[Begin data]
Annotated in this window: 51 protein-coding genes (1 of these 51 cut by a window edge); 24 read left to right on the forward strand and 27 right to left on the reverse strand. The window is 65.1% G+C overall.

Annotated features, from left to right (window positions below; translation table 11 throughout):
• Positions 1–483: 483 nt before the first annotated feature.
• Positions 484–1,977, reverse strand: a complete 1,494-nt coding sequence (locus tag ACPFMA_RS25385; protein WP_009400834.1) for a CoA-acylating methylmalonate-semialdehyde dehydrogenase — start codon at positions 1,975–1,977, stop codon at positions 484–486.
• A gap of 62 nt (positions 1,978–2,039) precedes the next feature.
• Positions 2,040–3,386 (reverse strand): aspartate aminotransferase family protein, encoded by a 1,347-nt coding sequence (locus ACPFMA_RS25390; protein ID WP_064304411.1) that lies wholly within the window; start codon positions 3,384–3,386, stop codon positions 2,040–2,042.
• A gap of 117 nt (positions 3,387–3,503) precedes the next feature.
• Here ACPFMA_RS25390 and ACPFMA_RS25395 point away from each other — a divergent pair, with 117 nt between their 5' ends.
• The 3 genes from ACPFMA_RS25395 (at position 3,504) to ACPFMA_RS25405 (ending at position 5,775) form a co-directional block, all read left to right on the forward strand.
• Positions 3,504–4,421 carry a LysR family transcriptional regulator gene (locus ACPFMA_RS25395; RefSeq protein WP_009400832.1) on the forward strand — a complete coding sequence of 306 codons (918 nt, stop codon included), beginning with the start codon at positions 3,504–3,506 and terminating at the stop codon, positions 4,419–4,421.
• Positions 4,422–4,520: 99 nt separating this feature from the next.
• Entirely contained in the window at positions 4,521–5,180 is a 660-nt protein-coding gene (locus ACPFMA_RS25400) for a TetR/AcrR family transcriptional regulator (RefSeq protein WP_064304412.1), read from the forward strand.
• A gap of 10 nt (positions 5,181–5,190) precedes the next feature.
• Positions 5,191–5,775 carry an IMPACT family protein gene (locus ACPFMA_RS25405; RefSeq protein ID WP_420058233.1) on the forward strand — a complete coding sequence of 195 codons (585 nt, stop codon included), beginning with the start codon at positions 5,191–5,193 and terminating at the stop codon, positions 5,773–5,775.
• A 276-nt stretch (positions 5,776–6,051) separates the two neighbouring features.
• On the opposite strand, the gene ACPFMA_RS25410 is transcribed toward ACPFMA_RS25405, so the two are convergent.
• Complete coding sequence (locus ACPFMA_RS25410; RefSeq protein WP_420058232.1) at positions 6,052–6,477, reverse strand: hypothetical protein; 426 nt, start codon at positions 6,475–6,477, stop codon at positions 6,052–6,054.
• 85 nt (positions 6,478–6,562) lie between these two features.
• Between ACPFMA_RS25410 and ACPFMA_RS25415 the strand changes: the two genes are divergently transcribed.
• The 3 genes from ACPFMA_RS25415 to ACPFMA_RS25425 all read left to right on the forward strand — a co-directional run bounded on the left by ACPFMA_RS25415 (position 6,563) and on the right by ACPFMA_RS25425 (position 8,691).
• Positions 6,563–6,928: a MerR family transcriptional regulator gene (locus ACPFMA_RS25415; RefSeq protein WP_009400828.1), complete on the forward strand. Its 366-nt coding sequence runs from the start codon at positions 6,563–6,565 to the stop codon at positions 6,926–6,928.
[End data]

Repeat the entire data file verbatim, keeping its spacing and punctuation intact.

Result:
Annotated in this window: 51 protein-coding genes (1 of these 51 cut by a window edge); 24 read left to right on the forward strand and 27 right to left on the reverse strand. The window is 65.1% G+C overall.

Annotated features, from left to right (window positions below; translation table 11 throughout):
• Positions 1–483: 483 nt before the first annotated feature.
• Positions 484–1,977, reverse strand: a complete 1,494-nt coding sequence (locus tag ACPFMA_RS25385; protein WP_009400834.1) for a CoA-acylating methylmalonate-semialdehyde dehydrogenase — start codon at positions 1,975–1,977, stop codon at positions 484–486.
• A gap of 62 nt (positions 1,978–2,039) precedes the next feature.
• Positions 2,040–3,386 (reverse strand): aspartate aminotransferase family protein, encoded by a 1,347-nt coding sequence (locus ACPFMA_RS25390; protein ID WP_064304411.1) that lies wholly within the window; start codon positions 3,384–3,386, stop codon positions 2,040–2,042.
• A gap of 117 nt (positions 3,387–3,503) precedes the next feature.
• Here ACPFMA_RS25390 and ACPFMA_RS25395 point away from each other — a divergent pair, with 117 nt between their 5' ends.
• The 3 genes from ACPFMA_RS25395 (at position 3,504) to ACPFMA_RS25405 (ending at position 5,775) form a co-directional block, all read left to right on the forward strand.
• Positions 3,504–4,421 carry a LysR family transcriptional regulator gene (locus ACPFMA_RS25395; RefSeq protein WP_009400832.1) on the forward strand — a complete coding sequence of 306 codons (918 nt, stop codon included), beginning with the start codon at positions 3,504–3,506 and terminating at the stop codon, positions 4,419–4,421.
• Positions 4,422–4,520: 99 nt separating this feature from the next.
• Entirely contained in the window at positions 4,521–5,180 is a 660-nt protein-coding gene (locus ACPFMA_RS25400) for a TetR/AcrR family transcriptional regulator (RefSeq protein WP_064304412.1), read from the forward strand.
• A gap of 10 nt (positions 5,181–5,190) precedes the next feature.
• Positions 5,191–5,775 carry an IMPACT family protein gene (locus ACPFMA_RS25405; RefSeq protein ID WP_420058233.1) on the forward strand — a complete coding sequence of 195 codons (585 nt, stop codon included), beginning with the start codon at positions 5,191–5,193 and terminating at the stop codon, positions 5,773–5,775.
• A 276-nt stretch (positions 5,776–6,051) separates the two neighbouring features.
• On the opposite strand, the gene ACPFMA_RS25410 is transcribed toward ACPFMA_RS25405, so the two are convergent.
• Complete coding sequence (locus ACPFMA_RS25410; RefSeq protein WP_420058232.1) at positions 6,052–6,477, reverse strand: hypothetical protein; 426 nt, start codon at positions 6,475–6,477, stop codon at positions 6,052–6,054.
• 85 nt (positions 6,478–6,562) lie between these two features.
• Between ACPFMA_RS25410 and ACPFMA_RS25415 the strand changes: the two genes are divergently transcribed.
• The 3 genes from ACPFMA_RS25415 to ACPFMA_RS25425 all read left to right on the forward strand — a co-directional run bounded on the left by ACPFMA_RS25415 (position 6,563) and on the right by ACPFMA_RS25425 (position 8,691).
• Positions 6,563–6,928: a MerR family transcriptional regulator gene (locus ACPFMA_RS25415; RefSeq protein WP_009400828.1), complete on the forward strand. Its 366-nt coding sequence runs from the start codon at positions 6,563–6,565 to the stop codon at positions 6,926–6,928.